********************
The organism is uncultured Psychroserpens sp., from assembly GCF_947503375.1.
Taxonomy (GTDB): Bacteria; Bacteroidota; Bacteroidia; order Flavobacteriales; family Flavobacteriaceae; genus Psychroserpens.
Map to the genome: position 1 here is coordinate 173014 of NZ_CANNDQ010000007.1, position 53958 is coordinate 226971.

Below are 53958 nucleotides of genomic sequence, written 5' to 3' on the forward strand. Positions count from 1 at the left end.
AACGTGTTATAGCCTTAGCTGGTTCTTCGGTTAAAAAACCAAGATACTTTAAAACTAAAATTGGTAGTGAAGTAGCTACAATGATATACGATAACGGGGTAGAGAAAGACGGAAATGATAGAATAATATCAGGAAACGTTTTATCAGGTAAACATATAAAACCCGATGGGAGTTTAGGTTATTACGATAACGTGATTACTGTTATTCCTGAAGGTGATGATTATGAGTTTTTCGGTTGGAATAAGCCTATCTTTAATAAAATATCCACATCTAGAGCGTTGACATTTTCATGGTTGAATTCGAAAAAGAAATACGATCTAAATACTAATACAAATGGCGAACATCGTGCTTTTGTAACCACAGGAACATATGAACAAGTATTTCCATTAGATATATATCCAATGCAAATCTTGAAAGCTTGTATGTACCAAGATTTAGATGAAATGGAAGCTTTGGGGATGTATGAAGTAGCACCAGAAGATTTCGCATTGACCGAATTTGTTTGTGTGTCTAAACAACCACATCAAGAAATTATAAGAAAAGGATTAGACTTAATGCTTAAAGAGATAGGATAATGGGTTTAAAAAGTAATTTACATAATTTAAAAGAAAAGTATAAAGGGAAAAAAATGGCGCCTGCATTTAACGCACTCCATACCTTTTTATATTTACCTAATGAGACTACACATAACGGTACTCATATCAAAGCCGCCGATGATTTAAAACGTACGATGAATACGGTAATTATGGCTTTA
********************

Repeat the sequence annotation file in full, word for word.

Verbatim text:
The organism is uncultured Psychroserpens sp., from assembly GCF_947503375.1.
Taxonomy (GTDB): Bacteria; Bacteroidota; Bacteroidia; order Flavobacteriales; family Flavobacteriaceae; genus Psychroserpens.
Map to the genome: position 1 here is coordinate 173014 of NZ_CANNDQ010000007.1, position 53958 is coordinate 226971.

Below are 53958 nucleotides of genomic sequence, written 5' to 3' on the forward strand. Positions count from 1 at the left end.
AACGTGTTATAGCCTTAGCTGGTTCTTCGGTTAAAAAACCAAGATACTTTAAAACTAAAATTGGTAGTGAAGTAGCTACAATGATATACGATAACGGGGTAGAGAAAGACGGAAATGATAGAATAATATCAGGAAACGTTTTATCAGGTAAACATATAAAACCCGATGGGAGTTTAGGTTATTACGATAACGTGATTACTGTTATTCCTGAAGGTGATGATTATGAGTTTTTCGGTTGGAATAAGCCTATCTTTAATAAAATATCCACATCTAGAGCGTTGACATTTTCATGGTTGAATTCGAAAAAGAAATACGATCTAAATACTAATACAAATGGCGAACATCGTGCTTTTGTAACCACAGGAACATATGAACAAGTATTTCCATTAGATATATATCCAATGCAAATCTTGAAAGCTTGTATGTACCAAGATTTAGATGAAATGGAAGCTTTGGGGATGTATGAAGTAGCACCAGAAGATTTCGCATTGACCGAATTTGTTTGTGTGTCTAAACAACCACATCAAGAAATTATAAGAAAAGGATTAGACTTAATGCTTAAAGAGATAGGATAATGGGTTTAAAAAGTAATTTACATAATTTAAAAGAAAAGTATAAAGGGAAAAAAATGGCGCCTGCATTTAACGCACTCCATACCTTTTTATATTTACCTAATGAGACTACACATAACGGTACTCATATCAAAGCCGCCGATGATTTAAAACGTACGATGAATACGGTAATTATGGCTTTA